To Paint a Tree is to Hug a Tree
Local Artist Pays Homage to the Oldest Trees in the Northwest
Just hearing him talk about trees, one can imagine Paul Brown wrapping his arms around an oak and breathing a contented sigh. The only problem is, the trees Brown likes the best are the oldest in the Northwest, which also means they are the biggest. So, he will have to be content with painting them, as many are over 12 feet in diameter.
“Some of these pictures you have to see to believe,” Brown says. But to get it just right, a painting is the best way to capture these giants. “I like to do field studies, just so I can get the coloration down,” he says. “It is hard to get that in a photo. I bring field equipment there for a sketch, and do a quick painting.”
He is hoping to find the oldest/biggest of 12-15 different tree species to paint for a project he has dubbed “The Hero Tree Project.” He has been visiting trees as far away as California and Washington, but he is finding many of his subjects in Oregon.
Near La Pine, he has pinpointed the ponderosa pine named the “Lone Pine” as the largest. Trees aren’t always named, he says, but when they are, that is a testament in itself to the age and impact of the tree.
An 11-foot-in-diameter monster of a sugar pine in the Sierra Foothills of California at a Girl Scout camp was named the “Whelan Pine,” though it sadly had to be cut down last year due to severe fungus and beetle infestation.
The largest redwood, specifically a Giant Sequoia, is the “General Sherman Tree,” located just across the Oregon/California border. In Josephine County, there is a massive incense cedar near
Tanner Lake, measuring 14 feet in diameter. It is perched atop an old glacial cirque, which is a bowl-shaped depression in the side of a mountain where a glacier used to be nestled. Brown says that is a sweet spot for big trees.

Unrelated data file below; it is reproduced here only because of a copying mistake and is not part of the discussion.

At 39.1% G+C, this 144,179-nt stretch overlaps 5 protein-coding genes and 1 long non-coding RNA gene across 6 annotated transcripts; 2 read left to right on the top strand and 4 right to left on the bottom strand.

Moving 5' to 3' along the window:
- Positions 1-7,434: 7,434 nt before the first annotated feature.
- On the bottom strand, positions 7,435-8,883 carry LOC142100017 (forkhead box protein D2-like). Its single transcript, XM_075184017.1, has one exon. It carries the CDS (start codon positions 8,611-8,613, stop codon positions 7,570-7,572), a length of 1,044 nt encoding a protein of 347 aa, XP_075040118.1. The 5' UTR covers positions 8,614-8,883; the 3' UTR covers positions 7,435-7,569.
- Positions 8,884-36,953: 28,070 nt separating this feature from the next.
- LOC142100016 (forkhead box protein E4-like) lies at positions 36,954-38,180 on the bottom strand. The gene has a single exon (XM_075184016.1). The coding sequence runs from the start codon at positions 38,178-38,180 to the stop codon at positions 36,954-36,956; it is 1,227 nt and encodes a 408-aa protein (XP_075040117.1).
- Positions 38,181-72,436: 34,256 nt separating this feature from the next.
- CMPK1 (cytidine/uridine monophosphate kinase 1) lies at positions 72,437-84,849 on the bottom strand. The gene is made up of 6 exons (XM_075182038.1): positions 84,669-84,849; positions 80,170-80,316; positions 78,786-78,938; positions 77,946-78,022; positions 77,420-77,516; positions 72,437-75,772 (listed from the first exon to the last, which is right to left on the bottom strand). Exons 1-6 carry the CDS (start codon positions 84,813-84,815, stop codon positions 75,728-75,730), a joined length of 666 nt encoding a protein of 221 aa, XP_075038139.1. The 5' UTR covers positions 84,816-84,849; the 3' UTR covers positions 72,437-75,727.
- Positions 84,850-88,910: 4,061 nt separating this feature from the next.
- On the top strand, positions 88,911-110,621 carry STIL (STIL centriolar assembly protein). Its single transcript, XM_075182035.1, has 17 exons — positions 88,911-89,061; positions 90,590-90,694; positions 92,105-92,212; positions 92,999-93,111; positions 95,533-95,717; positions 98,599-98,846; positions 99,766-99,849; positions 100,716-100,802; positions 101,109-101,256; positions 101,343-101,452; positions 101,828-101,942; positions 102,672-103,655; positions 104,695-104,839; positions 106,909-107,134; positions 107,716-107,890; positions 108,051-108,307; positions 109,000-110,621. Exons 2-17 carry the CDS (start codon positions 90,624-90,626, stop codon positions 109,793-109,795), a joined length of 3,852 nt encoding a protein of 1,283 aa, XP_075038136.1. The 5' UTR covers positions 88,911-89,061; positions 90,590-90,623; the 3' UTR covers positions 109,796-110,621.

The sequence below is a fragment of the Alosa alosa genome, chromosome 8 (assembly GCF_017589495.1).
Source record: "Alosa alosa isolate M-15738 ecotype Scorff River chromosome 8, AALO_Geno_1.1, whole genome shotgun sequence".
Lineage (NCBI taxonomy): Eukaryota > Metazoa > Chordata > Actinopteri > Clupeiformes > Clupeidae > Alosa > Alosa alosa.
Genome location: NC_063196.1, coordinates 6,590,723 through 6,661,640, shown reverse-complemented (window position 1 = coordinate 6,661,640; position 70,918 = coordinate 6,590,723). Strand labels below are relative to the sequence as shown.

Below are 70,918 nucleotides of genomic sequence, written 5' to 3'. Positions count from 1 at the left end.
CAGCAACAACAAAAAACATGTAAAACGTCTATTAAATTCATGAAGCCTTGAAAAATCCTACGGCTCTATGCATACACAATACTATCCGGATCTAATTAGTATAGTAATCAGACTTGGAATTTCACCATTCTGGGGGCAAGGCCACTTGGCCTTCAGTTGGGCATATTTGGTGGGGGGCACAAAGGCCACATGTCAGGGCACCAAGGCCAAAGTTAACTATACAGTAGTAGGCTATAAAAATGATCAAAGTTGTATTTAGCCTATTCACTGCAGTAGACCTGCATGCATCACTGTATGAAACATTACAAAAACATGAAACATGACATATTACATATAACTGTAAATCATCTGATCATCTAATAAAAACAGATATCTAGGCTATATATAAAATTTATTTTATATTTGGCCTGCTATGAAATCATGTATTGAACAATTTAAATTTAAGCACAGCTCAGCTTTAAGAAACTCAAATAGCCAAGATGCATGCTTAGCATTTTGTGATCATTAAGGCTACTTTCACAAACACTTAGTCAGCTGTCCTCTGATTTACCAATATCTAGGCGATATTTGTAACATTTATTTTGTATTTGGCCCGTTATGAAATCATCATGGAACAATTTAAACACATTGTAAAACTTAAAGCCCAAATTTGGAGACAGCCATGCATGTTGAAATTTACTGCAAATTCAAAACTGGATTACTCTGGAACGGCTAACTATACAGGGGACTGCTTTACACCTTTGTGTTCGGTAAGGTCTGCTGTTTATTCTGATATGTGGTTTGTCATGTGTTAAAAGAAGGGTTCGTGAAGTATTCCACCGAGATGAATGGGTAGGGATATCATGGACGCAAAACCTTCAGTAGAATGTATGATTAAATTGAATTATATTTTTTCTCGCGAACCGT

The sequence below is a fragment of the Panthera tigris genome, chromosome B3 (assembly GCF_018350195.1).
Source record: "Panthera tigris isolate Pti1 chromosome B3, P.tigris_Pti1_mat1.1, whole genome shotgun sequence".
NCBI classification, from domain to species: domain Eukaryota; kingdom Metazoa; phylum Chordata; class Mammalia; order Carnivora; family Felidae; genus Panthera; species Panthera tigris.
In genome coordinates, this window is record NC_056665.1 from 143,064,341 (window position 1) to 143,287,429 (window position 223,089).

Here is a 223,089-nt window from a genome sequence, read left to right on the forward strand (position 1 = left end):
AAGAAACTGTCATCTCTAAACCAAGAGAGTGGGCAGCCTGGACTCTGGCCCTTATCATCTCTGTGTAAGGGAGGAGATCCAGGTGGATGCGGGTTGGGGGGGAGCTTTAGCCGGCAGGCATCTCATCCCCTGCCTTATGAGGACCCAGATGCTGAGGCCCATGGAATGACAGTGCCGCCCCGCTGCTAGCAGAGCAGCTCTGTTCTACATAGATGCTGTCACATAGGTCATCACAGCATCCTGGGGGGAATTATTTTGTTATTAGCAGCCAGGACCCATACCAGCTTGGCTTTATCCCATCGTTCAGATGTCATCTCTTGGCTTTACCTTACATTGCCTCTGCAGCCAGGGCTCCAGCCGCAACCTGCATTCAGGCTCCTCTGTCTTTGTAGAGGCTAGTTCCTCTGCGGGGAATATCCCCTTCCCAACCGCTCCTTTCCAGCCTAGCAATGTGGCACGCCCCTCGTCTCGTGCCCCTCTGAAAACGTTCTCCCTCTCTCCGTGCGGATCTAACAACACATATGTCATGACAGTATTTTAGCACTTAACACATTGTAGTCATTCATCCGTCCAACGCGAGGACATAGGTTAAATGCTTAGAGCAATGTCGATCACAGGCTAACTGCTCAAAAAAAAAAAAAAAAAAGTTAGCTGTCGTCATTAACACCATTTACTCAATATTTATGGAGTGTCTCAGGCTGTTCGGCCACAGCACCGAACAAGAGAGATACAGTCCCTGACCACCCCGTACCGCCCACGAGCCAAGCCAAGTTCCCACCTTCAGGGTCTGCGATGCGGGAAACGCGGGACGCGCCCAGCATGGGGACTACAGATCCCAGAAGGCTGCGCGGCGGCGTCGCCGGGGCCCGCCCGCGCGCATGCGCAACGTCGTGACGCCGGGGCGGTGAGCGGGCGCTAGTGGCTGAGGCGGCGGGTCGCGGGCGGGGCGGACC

“Those areas are protected from high winds, they have a good amount of moisture and they are surrounded by rocky conditions, which shelters them from forest fires; environmental circumstances protect them,” he says.
Another biggie is a California laurel located near Gold Beach, which measures about 15 feet in diameter. Brown now has his sights set on a cottonwood near Eugene, and he has a few madrones in the running throughout the state.
“We are down to our last 1 to 1.5 percent of old growth in this country. That is reason enough to protect these trees,” he says.
Brown’s love for trees started early, when he pursued a park management degree in college, leading to him working for the U.S. Forest Service, the Bureau of Land Management and the National Parks Service in the 1980s. He double majored in graphic design, which he then pursued for over 20 years. He now volunteers for the Bureau of Land Management at Cathedral Hills in Josephine County, a popular hiking spot that happens to be home to the largest knobcone pine and light-leafed manzanita in Oregon.
Need proof? Check out americanforests.org/bigtrees to see the national registry of the largest trees in the United States, 48 of which are located in Oregon and two of which were nominated by Brown himself. He measures trees using a clinometer, which is used for measuring the height of a tree from the ground (as opposed to climbing to the top with a tape measure). After a few minor calculations to determine the diameter and crown spread of the tree, the overall size of the tree is measured in a point system.
True to his park ranger roots, Brown plans to do more than just paint the trees. “I will do a write up on each of the trees and their histories,” he says. “It is important to protect the remaining
habitat that supports these trees, the areas that naturally grow these trees. That fact by itself means these areas are worth protecting as seed reserves. The genetics are there.
Also the habitats that these trees provide. For example, there is a certain species of salamander that only lives at the tops of redwood trees.” Brown is obviously a lover of trees, though he also supports cutting them down, if done right.
“I am not against sustainably cutting trees,” he says. “I see so many cuts that are not sustainable. When you see clear cuts, especially in Southern Oregon, you know it gets awfully hot and dry here in the summer. It is hard for trees to get started on that. If you selectively harvest these trees, they do have a chance. I have a bias against clear cutting, but not lumbering. which could go on indefinitely if done properly.”